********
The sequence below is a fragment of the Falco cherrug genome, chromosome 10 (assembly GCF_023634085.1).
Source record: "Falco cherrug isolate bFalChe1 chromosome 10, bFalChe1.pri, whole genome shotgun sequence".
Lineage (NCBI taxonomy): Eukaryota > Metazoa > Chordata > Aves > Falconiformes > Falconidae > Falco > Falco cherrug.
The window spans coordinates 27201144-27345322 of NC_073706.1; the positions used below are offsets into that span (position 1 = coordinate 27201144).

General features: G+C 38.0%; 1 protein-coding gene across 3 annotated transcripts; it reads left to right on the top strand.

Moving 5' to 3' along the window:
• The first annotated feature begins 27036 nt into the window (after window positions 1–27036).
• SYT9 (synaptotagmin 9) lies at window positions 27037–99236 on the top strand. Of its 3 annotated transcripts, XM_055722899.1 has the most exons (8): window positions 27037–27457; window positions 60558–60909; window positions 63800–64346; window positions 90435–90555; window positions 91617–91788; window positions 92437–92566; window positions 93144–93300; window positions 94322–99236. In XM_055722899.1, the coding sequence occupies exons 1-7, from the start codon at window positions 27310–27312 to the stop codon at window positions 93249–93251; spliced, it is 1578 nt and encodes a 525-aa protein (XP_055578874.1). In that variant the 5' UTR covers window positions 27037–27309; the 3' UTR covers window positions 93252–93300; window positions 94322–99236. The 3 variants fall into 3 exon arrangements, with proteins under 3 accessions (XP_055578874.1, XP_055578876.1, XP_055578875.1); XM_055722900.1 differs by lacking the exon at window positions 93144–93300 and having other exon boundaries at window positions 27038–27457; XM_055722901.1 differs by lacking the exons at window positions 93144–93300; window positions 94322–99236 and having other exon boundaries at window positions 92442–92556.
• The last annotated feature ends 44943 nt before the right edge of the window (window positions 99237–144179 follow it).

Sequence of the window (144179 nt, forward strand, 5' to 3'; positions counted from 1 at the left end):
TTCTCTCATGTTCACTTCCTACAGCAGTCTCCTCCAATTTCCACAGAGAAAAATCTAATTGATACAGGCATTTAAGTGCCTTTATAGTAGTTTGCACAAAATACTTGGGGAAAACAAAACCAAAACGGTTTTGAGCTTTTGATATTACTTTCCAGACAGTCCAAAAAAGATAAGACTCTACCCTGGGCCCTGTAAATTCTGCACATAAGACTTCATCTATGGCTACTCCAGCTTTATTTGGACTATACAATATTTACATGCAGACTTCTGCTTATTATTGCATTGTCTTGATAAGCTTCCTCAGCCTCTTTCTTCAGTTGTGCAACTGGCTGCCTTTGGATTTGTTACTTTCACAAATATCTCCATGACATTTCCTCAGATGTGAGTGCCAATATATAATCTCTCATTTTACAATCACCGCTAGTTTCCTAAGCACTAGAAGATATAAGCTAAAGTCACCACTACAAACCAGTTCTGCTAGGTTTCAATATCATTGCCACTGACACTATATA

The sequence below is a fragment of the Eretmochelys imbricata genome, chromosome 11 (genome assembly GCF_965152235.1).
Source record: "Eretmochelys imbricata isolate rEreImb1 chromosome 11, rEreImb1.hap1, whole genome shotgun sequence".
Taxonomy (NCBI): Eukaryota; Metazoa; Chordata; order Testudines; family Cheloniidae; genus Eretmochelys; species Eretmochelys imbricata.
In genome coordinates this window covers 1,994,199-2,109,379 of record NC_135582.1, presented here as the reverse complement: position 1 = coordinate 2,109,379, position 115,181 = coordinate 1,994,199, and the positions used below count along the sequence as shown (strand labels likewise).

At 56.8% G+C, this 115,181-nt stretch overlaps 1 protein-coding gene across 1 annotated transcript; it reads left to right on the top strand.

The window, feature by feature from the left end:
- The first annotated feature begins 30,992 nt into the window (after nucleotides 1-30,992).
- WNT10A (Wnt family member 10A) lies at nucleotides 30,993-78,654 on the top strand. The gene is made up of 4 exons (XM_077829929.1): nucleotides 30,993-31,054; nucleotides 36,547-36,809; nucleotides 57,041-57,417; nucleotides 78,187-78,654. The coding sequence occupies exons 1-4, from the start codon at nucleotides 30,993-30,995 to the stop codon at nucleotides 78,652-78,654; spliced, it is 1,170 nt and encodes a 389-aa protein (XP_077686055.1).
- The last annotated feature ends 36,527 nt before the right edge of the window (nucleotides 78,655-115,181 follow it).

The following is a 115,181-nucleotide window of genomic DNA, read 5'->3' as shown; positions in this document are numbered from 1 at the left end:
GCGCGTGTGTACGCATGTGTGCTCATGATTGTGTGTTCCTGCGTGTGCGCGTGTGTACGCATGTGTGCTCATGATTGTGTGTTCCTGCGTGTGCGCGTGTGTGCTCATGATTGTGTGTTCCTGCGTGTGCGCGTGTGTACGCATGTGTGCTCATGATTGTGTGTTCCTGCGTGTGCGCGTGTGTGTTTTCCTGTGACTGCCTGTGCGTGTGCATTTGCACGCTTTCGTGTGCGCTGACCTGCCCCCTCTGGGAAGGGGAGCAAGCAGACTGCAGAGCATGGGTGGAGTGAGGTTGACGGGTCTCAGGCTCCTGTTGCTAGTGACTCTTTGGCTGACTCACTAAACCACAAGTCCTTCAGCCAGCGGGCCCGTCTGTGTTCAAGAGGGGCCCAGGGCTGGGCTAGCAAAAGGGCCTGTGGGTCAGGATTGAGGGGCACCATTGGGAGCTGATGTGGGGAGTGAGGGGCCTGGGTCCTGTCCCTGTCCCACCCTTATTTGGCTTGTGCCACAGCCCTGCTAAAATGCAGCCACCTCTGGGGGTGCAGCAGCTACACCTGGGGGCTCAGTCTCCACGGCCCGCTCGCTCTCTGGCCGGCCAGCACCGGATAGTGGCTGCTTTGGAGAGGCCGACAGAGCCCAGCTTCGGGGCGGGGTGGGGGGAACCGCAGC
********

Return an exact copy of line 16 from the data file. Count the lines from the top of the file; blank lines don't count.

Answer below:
At 56.8% G+C, this 115,181-nt stretch overlaps 1 protein-coding gene across 1 annotated transcript; it reads left to right on the top strand.